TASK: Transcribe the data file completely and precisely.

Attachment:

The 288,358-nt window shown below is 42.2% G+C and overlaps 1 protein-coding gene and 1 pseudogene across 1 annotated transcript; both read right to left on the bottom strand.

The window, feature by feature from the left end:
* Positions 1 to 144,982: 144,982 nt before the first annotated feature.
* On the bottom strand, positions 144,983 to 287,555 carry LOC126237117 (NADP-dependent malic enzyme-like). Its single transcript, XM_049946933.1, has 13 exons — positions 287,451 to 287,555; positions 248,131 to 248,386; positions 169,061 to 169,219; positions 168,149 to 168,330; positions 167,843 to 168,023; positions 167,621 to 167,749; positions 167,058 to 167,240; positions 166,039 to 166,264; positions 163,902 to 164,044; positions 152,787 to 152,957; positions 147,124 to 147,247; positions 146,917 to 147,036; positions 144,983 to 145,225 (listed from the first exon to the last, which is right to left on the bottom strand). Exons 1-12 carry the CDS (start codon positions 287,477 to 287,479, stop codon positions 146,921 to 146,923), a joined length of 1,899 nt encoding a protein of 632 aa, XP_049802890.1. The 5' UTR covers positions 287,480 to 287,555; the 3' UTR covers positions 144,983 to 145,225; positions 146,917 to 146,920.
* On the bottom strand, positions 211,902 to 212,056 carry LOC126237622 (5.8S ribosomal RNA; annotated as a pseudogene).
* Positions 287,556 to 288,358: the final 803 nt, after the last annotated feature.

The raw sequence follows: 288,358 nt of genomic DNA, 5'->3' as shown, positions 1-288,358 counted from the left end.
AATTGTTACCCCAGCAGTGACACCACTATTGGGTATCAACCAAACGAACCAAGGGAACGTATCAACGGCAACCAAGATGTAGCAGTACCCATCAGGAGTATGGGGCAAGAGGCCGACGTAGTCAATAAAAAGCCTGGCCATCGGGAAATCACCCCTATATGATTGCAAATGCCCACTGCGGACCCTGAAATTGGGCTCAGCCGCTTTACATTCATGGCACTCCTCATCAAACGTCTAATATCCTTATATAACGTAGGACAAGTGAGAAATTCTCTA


The 288,358-nt window shown below is 42.2% G+C and overlaps 1 protein-coding gene and 1 pseudogene across 1 annotated transcript; both read right to left on the bottom strand.

The window, feature by feature from the left end:
* Positions 1 to 144,982: 144,982 nt before the first annotated feature.
* On the bottom strand, positions 144,983 to 287,555 carry LOC126237117 (NADP-dependent malic enzyme-like). Its single transcript, XM_049946933.1, has 13 exons — positions 287,451 to 287,555; positions 248,131 to 248,386; positions 169,061 to 169,219; positions 168,149 to 168,330; positions 167,843 to 168,023; positions 167,621 to 167,749; positions 167,058 to 167,240; positions 166,039 to 166,264; positions 163,902 to 164,044; positions 152,787 to 152,957; positions 147,124 to 147,247; positions 146,917 to 147,036; positions 144,983 to 145,225 (listed from the first exon to the last, which is right to left on the bottom strand). Exons 1-12 carry the CDS (start codon positions 287,477 to 287,479, stop codon positions 146,921 to 146,923), a joined length of 1,899 nt encoding a protein of 632 aa, XP_049802890.1. The 5' UTR covers positions 287,480 to 287,555; the 3' UTR covers positions 144,983 to 145,225; positions 146,917 to 146,920.
* On the bottom strand, positions 211,902 to 212,056 carry LOC126237622 (5.8S ribosomal RNA; annotated as a pseudogene).
* Positions 287,556 to 288,358: the final 803 nt, after the last annotated feature.

The raw sequence follows: 288,358 nt of genomic DNA, 5'->3' as shown, positions 1-288,358 counted from the left end.
AATTGTTACCCCAGCAGTGACACCACTATTGGGTATCAACCAAACGAACCAAGGGAACGTATCAACGGCAACCAAGATGTAGCAGTACCCATCAGGAGTATGGGGCAAGAGGCCGACGTAGTCAATAAAAAGCCTGGCCATCGGGAAATCACCCCTATATGATTGCAAATGCCCACTGCGGACCCTGAAATTGGGCTCAGCCGCTTTACATTCATGGCACTCCTCATCAAACGTCTAATATCCTTATATAACGTAGGACAAGTGAGAAATTCTCTA